Russia is reported to be designing a package of measures aimed at preventing possible cyber-attacks from the US. The move is a response to recent statements by US vice-president Joseph Baiden about US plans to provide an adequate response to Russia in cyberspace, following attacks on the Democratic Party headquarters.
Sergei Kislyak, the Russian ambassador to the US, told SCMagazineUK.com that the US government has not yet provided any evidence that the cyber-attacks on the DNC were organised by Russian hackers. Meanwhile, Yuri Ushakov, the Russian presidential aide, says Russia has already begun designing protective measures.
Ushakov says that the threats from Baiden could be considered as a pure rudeness, especially as they refer to specific individuals in the Russian government.
The planned measures have not been disclosed, however, according to the press-service of the Russian Federal Security Service (FSB), they may involve increasing cyber-security on the e-mail servers and databases of Russian special services including the FSB, Foreign Intelligence Service and the Russian Military Intelligence.
Particular attention will be also paid to strengthening cyber-security on internal networks and correspondence by the Russian Ministry of Foreign Affairs, as, according to FSB, hackers will try their best to locate and then publish details about any cooperation by the Russian government with various political regimes and organisations that are under international sanctions or accused of war crimes.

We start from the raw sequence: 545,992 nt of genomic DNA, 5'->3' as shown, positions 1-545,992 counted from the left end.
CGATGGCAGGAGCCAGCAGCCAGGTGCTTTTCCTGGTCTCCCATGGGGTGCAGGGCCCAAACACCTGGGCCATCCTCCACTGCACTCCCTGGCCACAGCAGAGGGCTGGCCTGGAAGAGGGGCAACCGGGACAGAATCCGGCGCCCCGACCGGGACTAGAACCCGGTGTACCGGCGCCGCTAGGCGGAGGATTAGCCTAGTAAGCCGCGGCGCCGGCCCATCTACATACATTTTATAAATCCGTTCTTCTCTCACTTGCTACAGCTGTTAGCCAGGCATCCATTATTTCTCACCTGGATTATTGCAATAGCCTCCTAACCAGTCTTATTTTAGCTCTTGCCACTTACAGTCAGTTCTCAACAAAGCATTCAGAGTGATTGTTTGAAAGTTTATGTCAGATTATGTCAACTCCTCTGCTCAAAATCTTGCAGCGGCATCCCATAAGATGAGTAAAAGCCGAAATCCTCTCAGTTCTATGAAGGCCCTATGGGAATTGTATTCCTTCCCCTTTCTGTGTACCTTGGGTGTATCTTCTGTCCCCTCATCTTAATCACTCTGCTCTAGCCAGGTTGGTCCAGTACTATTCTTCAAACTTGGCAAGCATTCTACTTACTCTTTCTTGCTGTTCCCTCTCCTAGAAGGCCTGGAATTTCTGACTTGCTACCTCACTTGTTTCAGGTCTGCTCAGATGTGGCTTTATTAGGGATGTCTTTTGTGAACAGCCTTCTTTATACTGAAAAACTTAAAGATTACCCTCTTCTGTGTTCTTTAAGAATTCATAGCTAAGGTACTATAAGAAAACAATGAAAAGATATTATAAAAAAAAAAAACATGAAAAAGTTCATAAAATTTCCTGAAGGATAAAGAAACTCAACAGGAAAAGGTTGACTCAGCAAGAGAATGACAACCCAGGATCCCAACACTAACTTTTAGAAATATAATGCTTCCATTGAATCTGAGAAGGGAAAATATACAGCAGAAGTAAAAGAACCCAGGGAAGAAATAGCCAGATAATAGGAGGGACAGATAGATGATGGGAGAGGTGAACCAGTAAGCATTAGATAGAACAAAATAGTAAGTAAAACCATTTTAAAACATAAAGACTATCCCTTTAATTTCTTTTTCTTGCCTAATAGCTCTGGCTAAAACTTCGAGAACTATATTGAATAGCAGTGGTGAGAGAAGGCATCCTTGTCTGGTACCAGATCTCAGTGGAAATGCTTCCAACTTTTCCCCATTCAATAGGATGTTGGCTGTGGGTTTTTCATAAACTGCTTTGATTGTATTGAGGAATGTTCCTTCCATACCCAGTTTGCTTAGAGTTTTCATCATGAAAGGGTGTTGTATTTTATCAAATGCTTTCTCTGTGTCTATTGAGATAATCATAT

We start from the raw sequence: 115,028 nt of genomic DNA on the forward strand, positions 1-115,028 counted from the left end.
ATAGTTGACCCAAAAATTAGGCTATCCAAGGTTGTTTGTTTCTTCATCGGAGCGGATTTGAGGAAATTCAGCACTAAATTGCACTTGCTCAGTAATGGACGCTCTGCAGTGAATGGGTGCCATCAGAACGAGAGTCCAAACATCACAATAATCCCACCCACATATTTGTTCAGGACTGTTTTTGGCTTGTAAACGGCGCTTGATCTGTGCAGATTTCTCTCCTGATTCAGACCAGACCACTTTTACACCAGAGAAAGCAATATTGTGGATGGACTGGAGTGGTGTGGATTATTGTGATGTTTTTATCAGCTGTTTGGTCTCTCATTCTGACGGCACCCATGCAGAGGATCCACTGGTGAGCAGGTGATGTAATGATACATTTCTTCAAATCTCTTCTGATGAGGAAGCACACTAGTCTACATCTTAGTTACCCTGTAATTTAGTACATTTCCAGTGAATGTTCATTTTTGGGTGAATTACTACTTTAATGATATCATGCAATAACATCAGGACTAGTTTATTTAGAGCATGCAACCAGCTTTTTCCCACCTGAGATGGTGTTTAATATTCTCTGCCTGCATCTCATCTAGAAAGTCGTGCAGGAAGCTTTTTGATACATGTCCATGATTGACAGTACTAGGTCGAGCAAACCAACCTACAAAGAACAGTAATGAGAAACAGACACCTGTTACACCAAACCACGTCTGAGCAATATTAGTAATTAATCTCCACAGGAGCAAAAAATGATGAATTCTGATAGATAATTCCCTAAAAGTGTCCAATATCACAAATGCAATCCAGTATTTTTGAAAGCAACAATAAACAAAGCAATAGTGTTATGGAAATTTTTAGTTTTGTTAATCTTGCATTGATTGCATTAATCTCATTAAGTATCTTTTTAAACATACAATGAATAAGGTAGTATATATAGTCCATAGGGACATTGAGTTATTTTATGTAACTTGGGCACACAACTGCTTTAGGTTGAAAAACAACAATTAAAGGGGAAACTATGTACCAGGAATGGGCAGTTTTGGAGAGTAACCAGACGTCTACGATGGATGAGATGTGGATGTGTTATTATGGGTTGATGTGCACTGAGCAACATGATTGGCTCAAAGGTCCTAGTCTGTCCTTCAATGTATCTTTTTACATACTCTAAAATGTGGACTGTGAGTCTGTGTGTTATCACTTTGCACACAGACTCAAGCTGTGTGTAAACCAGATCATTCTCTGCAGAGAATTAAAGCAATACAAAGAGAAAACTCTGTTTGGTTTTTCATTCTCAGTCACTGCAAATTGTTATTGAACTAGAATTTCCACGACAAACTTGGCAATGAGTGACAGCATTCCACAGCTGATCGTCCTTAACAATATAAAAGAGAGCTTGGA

Anton Tretyakov, deputy director of IT Plus company, a Russian developer of anti-virus programs, told SC that the planned state measures may include more active replacement of software, supplied by Western vendors, by domestic products, whose development is currently underway.
Tretyakov also added that the same applies to hardware, with most such equipment used at strategic Russian military and civilian infrastrucure having Western origin, and thus which the Russian government plans to replace with domestic alternatives.
According to Tretyakov, it is possible that the attacks could include infecting the computer systems of Russia's critical infrastructure using malicious programs, similar to those used to close down the Iranian nuclear program when the attacks (using the Stuxnet worm) resulted in the sabotage of uranium enrichment at the nuclear power plant in Natanz.
However, Ivan Beregovoy, a senior IT engineer of CyberZahita, a Russian developer of IT solutions, suggests that the US is unlikely to conduct massive cyber-attacks on Russia's critical infrastructure due to its own vulnerability to such attacks, taking into account high level of computerisation within US business (compared to Russia) and the potential losses that could occur as a result of a Russia-US cyber-war.